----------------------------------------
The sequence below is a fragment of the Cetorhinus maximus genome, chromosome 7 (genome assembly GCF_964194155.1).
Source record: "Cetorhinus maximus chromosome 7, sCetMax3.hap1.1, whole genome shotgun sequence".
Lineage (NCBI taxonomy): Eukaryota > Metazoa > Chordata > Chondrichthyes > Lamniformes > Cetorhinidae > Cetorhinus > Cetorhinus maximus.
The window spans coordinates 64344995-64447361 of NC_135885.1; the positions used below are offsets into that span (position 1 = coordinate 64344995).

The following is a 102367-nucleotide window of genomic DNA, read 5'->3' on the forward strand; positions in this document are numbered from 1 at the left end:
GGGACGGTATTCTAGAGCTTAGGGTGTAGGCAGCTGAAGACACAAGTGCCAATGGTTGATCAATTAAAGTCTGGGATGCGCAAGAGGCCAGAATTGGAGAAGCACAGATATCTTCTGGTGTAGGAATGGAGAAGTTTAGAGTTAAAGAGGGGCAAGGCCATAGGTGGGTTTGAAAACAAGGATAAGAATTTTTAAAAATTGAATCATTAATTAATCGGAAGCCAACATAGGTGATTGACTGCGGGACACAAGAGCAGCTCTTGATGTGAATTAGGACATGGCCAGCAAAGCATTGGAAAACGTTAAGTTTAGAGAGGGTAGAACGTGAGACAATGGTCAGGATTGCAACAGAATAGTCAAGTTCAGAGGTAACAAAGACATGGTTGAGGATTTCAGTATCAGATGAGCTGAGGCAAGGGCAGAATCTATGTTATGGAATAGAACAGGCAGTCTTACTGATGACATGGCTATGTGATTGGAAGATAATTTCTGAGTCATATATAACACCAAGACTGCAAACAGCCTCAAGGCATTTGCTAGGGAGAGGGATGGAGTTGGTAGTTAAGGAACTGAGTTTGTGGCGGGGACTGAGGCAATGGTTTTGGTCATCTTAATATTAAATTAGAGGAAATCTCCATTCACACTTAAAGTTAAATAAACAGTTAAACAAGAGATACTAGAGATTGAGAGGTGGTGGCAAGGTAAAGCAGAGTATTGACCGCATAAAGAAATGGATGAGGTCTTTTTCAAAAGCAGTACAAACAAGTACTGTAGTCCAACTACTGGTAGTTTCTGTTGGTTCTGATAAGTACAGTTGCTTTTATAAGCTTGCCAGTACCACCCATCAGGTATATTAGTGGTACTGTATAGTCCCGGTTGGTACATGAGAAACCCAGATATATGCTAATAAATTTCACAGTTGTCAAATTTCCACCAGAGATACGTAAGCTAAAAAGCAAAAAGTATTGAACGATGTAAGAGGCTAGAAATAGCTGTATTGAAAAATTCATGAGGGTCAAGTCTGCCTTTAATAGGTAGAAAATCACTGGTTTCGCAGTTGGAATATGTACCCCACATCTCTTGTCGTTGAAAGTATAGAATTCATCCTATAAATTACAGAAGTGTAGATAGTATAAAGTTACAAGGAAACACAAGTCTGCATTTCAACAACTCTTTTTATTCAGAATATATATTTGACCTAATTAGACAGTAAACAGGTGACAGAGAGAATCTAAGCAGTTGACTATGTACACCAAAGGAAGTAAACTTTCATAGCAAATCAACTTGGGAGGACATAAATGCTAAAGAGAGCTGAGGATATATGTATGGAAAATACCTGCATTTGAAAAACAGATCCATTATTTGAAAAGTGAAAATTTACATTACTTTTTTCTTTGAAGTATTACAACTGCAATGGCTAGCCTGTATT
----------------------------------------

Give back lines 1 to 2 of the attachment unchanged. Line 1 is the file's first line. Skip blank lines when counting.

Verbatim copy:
The sequence below is a fragment of the Cetorhinus maximus genome, chromosome 7 (genome assembly GCF_964194155.1).
Source record: "Cetorhinus maximus chromosome 7, sCetMax3.hap1.1, whole genome shotgun sequence".